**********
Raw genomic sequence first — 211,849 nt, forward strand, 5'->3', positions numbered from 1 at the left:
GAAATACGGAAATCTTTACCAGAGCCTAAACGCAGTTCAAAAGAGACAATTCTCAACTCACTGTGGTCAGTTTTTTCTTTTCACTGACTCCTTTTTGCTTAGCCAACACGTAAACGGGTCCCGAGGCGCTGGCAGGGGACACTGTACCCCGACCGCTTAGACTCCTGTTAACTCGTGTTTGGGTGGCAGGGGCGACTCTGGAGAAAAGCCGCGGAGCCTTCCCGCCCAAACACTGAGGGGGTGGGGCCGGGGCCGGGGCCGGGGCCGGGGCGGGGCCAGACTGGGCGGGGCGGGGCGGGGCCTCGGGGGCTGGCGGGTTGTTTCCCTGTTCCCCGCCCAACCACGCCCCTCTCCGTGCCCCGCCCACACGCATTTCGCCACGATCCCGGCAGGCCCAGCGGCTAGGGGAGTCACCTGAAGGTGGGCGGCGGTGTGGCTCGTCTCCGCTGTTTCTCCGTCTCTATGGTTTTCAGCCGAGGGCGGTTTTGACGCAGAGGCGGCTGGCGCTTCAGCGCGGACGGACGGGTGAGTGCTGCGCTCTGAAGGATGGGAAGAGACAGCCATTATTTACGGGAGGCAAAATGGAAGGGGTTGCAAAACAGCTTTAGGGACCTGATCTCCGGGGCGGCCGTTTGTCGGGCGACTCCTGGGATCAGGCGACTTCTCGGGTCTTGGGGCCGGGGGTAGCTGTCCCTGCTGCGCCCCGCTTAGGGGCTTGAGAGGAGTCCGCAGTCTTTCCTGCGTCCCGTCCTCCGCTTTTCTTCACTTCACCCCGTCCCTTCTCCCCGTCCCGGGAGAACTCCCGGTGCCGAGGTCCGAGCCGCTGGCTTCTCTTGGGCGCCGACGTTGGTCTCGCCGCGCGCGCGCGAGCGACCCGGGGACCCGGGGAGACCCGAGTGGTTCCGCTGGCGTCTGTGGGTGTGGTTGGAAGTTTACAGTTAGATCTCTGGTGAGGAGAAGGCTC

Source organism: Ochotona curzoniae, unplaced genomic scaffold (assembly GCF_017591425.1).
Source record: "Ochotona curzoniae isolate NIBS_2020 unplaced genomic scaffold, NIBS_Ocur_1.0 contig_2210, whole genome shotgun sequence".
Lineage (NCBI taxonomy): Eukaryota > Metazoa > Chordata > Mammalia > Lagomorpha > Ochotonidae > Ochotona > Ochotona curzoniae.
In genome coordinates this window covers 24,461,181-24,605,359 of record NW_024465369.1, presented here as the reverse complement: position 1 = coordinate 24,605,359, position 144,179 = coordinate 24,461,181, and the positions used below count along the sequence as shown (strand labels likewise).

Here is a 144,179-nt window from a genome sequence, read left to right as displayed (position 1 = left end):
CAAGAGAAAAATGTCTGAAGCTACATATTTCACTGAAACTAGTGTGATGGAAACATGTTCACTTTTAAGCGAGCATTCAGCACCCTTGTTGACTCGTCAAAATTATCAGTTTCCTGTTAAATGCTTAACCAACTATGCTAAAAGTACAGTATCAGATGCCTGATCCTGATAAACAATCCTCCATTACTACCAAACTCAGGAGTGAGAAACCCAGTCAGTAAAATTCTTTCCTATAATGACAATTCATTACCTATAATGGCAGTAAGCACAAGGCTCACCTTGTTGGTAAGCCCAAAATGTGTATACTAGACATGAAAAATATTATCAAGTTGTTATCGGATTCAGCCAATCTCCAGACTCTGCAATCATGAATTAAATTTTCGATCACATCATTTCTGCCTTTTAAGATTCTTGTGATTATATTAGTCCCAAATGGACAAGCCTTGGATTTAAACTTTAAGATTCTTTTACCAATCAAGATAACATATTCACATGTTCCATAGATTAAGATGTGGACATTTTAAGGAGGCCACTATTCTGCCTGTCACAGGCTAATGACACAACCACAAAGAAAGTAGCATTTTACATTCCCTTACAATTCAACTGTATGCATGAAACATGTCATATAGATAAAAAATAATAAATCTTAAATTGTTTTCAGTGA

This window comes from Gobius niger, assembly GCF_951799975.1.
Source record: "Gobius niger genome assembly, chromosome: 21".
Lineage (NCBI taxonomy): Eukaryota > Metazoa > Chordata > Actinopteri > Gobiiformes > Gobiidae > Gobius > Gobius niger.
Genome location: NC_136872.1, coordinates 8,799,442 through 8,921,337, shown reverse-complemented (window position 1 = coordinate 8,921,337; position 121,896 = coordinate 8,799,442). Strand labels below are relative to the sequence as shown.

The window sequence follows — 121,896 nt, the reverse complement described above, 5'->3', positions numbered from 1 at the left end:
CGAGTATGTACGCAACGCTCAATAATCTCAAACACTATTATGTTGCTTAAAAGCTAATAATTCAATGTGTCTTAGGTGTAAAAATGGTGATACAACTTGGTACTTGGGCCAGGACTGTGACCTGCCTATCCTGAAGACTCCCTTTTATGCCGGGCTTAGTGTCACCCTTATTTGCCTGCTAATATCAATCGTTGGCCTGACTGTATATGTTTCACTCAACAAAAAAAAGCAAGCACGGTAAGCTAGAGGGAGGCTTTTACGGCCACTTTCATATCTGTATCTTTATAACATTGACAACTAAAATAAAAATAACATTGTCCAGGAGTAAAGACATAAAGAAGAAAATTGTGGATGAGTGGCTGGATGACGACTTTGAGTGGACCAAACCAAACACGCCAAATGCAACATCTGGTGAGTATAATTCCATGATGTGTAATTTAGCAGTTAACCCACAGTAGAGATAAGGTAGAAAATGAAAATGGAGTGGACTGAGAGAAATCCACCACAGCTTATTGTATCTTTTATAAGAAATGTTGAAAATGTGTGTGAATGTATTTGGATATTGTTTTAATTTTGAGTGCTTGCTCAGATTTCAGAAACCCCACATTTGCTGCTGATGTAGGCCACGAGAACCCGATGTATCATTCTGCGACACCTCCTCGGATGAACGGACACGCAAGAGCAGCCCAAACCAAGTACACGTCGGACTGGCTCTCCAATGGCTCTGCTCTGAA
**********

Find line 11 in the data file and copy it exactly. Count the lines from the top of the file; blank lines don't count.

Lineage (NCBI taxonomy): Eukaryota > Metazoa > Chordata > Actinopteri > Gobiiformes > Gobiidae > Gobius > Gobius niger.